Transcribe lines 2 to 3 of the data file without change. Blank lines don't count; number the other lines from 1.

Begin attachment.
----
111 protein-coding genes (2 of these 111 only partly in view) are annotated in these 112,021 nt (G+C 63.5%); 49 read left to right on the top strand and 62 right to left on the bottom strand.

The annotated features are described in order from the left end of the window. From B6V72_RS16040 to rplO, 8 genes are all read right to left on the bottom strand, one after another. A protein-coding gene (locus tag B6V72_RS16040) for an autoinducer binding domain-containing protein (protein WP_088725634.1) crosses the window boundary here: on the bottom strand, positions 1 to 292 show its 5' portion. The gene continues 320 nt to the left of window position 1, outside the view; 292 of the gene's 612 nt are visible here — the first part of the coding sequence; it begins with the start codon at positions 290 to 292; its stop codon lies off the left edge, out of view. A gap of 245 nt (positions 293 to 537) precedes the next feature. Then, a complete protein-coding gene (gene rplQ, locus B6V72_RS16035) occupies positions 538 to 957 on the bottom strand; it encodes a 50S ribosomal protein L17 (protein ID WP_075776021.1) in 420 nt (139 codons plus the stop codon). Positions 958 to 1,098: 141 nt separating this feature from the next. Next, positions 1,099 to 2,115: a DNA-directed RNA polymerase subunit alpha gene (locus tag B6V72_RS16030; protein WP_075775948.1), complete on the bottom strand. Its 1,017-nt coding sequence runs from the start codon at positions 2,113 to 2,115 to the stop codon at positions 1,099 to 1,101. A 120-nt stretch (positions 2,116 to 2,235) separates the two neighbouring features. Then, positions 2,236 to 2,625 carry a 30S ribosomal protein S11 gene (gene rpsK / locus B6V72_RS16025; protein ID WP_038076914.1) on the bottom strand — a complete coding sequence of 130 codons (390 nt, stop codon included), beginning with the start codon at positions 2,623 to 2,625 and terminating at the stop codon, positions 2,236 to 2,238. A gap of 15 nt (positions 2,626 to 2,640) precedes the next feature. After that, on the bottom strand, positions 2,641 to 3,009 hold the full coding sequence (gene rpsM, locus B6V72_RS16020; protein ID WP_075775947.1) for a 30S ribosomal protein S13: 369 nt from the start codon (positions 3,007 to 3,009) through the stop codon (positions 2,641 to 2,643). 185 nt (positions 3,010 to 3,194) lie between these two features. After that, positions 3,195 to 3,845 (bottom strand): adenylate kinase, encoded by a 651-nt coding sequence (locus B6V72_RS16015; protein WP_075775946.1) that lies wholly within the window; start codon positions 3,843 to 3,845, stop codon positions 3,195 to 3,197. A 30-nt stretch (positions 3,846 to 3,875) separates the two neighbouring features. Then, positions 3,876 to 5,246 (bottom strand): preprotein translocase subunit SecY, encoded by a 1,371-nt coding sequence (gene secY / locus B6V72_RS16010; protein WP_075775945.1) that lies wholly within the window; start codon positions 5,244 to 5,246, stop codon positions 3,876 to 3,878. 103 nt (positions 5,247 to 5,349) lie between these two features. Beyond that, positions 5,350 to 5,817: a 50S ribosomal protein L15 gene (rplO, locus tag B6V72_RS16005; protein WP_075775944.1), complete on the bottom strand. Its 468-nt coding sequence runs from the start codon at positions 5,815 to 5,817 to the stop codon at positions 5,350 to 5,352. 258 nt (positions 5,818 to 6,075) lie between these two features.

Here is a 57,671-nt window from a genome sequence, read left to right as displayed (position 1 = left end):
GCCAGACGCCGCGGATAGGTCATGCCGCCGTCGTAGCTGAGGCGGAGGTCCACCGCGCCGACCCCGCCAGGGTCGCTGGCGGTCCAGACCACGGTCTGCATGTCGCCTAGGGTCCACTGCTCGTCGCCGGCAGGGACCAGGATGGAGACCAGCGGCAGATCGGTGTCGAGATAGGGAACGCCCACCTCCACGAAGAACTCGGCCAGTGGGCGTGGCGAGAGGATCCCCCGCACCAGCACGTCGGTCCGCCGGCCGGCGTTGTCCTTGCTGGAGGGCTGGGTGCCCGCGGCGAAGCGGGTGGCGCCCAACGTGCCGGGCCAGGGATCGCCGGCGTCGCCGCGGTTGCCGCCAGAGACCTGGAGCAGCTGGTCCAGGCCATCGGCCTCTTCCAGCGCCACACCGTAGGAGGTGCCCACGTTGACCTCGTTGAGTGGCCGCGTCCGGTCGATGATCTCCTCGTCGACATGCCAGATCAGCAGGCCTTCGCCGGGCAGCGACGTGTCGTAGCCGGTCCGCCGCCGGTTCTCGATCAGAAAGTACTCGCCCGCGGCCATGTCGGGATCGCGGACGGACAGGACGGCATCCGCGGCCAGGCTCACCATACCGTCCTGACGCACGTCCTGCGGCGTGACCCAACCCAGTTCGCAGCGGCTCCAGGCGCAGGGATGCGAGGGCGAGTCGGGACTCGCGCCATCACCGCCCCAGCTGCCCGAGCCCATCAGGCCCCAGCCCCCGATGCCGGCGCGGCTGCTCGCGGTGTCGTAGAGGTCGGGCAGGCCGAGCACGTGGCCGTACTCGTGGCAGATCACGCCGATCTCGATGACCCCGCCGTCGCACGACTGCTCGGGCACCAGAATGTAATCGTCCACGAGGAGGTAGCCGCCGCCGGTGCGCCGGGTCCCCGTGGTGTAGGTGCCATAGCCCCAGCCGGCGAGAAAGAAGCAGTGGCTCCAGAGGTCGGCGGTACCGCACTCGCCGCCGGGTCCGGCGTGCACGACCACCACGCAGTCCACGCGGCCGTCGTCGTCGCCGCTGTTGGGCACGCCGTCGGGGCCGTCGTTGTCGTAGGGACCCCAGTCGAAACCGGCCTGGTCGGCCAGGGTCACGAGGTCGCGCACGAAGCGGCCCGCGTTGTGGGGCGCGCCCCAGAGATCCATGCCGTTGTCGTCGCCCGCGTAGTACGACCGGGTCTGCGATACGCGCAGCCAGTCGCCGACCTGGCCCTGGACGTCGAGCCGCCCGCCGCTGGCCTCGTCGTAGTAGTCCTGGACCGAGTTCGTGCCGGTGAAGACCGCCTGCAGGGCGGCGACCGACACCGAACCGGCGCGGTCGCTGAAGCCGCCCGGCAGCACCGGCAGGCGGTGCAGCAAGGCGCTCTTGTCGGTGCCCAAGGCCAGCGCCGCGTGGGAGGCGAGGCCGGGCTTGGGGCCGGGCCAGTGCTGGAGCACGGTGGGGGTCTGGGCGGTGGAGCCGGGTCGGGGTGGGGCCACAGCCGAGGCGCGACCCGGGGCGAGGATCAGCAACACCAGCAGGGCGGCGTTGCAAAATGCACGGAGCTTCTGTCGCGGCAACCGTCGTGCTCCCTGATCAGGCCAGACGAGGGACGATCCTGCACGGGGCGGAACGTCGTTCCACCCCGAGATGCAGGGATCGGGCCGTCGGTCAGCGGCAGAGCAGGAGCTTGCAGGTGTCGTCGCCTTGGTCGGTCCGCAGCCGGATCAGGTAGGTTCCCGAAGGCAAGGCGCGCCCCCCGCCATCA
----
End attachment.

The annotated features are described in order from the left end of the window. From B6V72_RS16040 to rplO, 8 genes are all read right to left on the bottom strand, one after another. A protein-coding gene (locus tag B6V72_RS16040) for an autoinducer binding domain-containing protein (protein WP_088725634.1) crosses the window boundary here: on the bottom strand, positions 1 to 292 show its 5' portion. The gene continues 320 nt to the left of window position 1, outside the view; 292 of the gene's 612 nt are visible here — the first part of the coding sequence; it begins with the start codon at positions 290 to 292; its stop codon lies off the left edge, out of view. A gap of 245 nt (positions 293 to 537) precedes the next feature. Then, a complete protein-coding gene (gene rplQ, locus B6V72_RS16035) occupies positions 538 to 957 on the bottom strand; it encodes a 50S ribosomal protein L17 (protein ID WP_075776021.1) in 420 nt (139 codons plus the stop codon). Positions 958 to 1,098: 141 nt separating this feature from the next. Next, positions 1,099 to 2,115: a DNA-directed RNA polymerase subunit alpha gene (locus tag B6V72_RS16030; protein WP_075775948.1), complete on the bottom strand. Its 1,017-nt coding sequence runs from the start codon at positions 2,113 to 2,115 to the stop codon at positions 1,099 to 1,101. A 120-nt stretch (positions 2,116 to 2,235) separates the two neighbouring features. Then, positions 2,236 to 2,625 carry a 30S ribosomal protein S11 gene (gene rpsK / locus B6V72_RS16025; protein ID WP_038076914.1) on the bottom strand — a complete coding sequence of 130 codons (390 nt, stop codon included), beginning with the start codon at positions 2,623 to 2,625 and terminating at the stop codon, positions 2,236 to 2,238. A gap of 15 nt (positions 2,626 to 2,640) precedes the next feature. After that, on the bottom strand, positions 2,641 to 3,009 hold the full coding sequence (gene rpsM, locus B6V72_RS16020; protein ID WP_075775947.1) for a 30S ribosomal protein S13: 369 nt from the start codon (positions 3,007 to 3,009) through the stop codon (positions 2,641 to 2,643). 185 nt (positions 3,010 to 3,194) lie between these two features. After that, positions 3,195 to 3,845 (bottom strand): adenylate kinase, encoded by a 651-nt coding sequence (locus B6V72_RS16015; protein WP_075775946.1) that lies wholly within the window; start codon positions 3,843 to 3,845, stop codon positions 3,195 to 3,197. A 30-nt stretch (positions 3,846 to 3,875) separates the two neighbouring features. Then, positions 3,876 to 5,246 (bottom strand): preprotein translocase subunit SecY, encoded by a 1,371-nt coding sequence (gene secY / locus B6V72_RS16010; protein WP_075775945.1) that lies wholly within the window; start codon positions 5,244 to 5,246, stop codon positions 3,876 to 3,878. 103 nt (positions 5,247 to 5,349) lie between these two features. Beyond that, positions 5,350 to 5,817: a 50S ribosomal protein L15 gene (rplO, locus tag B6V72_RS16005; protein WP_075775944.1), complete on the bottom strand. Its 468-nt coding sequence runs from the start codon at positions 5,815 to 5,817 to the stop codon at positions 5,350 to 5,352. 258 nt (positions 5,818 to 6,075) lie between these two features.

Here is a 57,671-nt window from a genome sequence, read left to right as displayed (position 1 = left end):